Friday, April 2, 2010

Egypt 25: What goes upmust come down

But, we got to float around a lot first and see more than I can ever show here.

Last time, I showed images of towns, villages and fields.
 This is Queen Hatcheput's Temple, which we would see later in the day.  I have images taken from the ground later that day, but thought you'd enjoy seeing an aerial view of the spectacular setting.  Ignorant of the laws of harmony and proportion?  I don't think so.  (Sorry, I couldn't help the dig.)

To the left one can see the ruins of another, smaller temple that some say was the inspiration for the larger version on the right.

This is another huge site that we would also see later in the day.  It's a village where the tomb workers lived, with a temple.  Take a look at the car park in the mid left edge to get an idea of the scale of this place.

I believe this is the mortuary temple of Ramsis.  We didn't have time to see this temple on the ground.  I include this photo because one can see how portions of the mud-brick wall still surrounds the temple.  One can also see how closely the new and the old Egypt live together.

Here are what's left of the two colossi of Memnon.  Oddly built of sandstone that is hard to work and had to be imported from a hundred miles away.  These two enormous statues are all that's left of a huge temple complex here.  The tallest one stands over 60 feet high.

Another view of the mortuary temple of Ramsis, on the left.  I also included this shot to show, again, how sharp the line between green fields and desert is here.  We have been floating south.  Queen Hatcheput's Temple is nestled into the crook of the hills above, as I look north.

Now, we're coming down to land.  I have several shots of this family, coming outside to enjoy their morning meal not long after sunrise.  The man and children wait as the woman of the house brings the food out.

I have closer views but chose this one because I wanted you to see the vast expanse of sand on which they live.  The domed buildings in the foreground are houses.

I felt like an voyeur taking this shot.  This woman is taking food to her chickens, who live behind the door she is entering.  She had just come out of one of the doors next to the clothesline.  The man of the house had come out before her and was washing his face outside under the tree.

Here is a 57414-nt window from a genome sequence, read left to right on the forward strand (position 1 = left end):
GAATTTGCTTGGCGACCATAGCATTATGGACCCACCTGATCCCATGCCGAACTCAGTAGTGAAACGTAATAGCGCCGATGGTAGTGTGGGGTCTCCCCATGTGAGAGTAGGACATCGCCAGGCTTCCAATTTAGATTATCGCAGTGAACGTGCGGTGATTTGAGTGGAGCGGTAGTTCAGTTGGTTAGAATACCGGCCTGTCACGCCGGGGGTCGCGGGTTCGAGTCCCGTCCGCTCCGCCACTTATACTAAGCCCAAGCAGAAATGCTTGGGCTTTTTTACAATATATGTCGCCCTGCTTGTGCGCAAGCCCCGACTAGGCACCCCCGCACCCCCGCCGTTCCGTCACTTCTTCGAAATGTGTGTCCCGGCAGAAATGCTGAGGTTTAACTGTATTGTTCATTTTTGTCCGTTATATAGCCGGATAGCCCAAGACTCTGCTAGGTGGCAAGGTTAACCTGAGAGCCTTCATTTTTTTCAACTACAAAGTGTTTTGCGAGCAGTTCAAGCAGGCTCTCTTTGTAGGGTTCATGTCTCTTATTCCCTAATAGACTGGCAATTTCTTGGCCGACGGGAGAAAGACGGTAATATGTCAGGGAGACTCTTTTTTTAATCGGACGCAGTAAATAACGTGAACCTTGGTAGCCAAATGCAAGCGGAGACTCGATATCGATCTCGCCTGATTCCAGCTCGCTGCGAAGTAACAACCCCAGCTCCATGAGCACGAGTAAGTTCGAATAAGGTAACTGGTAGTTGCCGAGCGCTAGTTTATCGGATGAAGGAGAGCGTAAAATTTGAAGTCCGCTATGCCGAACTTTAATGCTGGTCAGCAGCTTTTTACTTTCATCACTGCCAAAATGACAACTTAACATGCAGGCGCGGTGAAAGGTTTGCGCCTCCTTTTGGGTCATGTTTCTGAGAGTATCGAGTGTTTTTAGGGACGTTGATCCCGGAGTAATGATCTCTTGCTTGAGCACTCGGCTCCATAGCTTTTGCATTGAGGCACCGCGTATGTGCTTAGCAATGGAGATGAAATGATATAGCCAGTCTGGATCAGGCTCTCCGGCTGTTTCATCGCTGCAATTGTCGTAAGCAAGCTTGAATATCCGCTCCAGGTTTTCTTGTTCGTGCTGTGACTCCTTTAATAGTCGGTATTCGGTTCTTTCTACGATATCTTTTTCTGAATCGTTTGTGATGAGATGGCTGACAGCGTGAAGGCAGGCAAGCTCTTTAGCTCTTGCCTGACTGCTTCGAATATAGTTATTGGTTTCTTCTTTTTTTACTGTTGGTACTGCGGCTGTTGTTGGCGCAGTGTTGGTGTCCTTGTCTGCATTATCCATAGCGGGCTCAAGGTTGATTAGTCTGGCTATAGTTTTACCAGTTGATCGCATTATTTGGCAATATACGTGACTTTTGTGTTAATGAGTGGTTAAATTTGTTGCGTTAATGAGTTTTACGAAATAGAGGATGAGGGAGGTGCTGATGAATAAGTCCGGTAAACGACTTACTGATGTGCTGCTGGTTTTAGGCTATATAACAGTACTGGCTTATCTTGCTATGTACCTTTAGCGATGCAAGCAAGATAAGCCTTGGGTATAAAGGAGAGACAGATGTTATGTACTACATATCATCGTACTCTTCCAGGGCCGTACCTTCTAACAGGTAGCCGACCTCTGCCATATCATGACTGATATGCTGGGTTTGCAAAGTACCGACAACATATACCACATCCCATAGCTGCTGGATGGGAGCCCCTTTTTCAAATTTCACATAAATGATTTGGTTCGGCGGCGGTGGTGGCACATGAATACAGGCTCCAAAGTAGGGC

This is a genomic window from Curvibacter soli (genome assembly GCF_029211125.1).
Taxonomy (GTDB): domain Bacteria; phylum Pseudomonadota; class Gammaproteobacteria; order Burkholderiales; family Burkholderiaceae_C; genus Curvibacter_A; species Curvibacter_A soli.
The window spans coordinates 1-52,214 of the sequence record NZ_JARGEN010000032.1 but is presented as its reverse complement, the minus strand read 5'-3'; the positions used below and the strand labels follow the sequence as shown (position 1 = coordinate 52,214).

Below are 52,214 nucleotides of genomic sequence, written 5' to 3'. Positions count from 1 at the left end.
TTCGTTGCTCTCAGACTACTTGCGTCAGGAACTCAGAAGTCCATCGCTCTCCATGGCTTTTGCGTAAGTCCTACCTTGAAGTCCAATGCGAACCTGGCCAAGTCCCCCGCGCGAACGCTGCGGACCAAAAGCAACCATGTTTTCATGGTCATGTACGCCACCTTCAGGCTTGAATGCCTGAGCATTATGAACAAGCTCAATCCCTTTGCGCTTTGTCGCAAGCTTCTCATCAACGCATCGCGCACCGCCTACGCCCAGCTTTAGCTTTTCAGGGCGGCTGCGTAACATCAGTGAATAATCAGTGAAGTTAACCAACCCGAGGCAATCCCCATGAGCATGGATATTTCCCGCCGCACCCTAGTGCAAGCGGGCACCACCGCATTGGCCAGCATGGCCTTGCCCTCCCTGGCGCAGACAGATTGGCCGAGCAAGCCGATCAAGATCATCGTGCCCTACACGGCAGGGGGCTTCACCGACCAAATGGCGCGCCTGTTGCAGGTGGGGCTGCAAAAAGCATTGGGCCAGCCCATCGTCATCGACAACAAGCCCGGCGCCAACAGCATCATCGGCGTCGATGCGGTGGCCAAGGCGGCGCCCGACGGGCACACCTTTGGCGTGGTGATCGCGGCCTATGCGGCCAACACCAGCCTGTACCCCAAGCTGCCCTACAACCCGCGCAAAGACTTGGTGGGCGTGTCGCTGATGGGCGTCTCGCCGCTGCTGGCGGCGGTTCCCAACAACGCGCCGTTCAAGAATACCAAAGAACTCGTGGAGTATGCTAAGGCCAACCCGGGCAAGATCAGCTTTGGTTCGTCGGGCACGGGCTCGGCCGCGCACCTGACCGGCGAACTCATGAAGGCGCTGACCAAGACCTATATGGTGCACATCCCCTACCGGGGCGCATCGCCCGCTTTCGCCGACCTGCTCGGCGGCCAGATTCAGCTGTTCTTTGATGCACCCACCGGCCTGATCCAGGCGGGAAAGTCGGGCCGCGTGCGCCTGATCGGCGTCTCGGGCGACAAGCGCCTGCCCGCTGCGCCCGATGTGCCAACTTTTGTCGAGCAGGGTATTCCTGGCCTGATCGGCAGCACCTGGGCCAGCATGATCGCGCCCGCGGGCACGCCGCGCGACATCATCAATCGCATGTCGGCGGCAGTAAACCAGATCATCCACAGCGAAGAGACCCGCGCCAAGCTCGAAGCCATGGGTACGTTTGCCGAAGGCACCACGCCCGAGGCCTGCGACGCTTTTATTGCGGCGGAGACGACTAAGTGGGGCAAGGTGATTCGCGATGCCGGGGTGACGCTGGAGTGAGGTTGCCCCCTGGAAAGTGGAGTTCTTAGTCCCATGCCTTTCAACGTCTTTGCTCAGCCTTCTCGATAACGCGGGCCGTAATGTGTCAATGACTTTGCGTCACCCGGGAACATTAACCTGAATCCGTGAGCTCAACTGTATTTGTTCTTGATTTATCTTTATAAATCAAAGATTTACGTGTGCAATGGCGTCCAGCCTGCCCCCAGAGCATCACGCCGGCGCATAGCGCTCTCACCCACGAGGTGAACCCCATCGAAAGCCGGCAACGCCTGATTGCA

Our ground crew was waiting for us when we landed so they could pull us in.

Our pilot did a very nice job of bringing us down near a road where their trucks could easily haul the balloon back to their base.

I apologize for the number of images in this post.  It may take a while to download.  But, I thought you'd enjoy seeing the process of the balloon collapsing.  Here is a photo of the balloon canopy just as we touched ground. Seconds after this picture was taken...

our pilot pulled a cord which collapsed the center section at the top of the balloon's canopy.  See it all wadded up in the center, here?  The air gushing out of it made it look like a giant jelly fish as it fell.  

Then the ground crew rushed out to finish the job of deflating it.  We were not allowed to disembark until the balloon was completely deflated.

In other countries, where alcohol isn't frowned upon quite so much, tradition demands that champagne be served after a balloon ride.  Here, the ground crew encouraged the women among us to join in a folk dance.  Melony was a good sport about it.

They were good men, they worked hard and they did their job well.  Still, no matter how bright and ambitious any of these men were, it saddened me to think that their career opportunities were so limited compared to those we take for granted in the United States.  So, they make an opportunity to dance with the white women and call it good.

Notice the boy in the back with the donkey.  He was trying to coax some of our passengers to take a ride.  Sadly for him, business was bad that day.  The balloon people urged us not to encourage him by giving him money.  They said that if word got around that he was making money, all of their landing sites would be mobbed with folks hoping to score a bit of the white people's money.

Next time, we visit the excavated village of tomb workers shown in the second photo.

Continue on to Post 26: Boats and tombs by clicking here.


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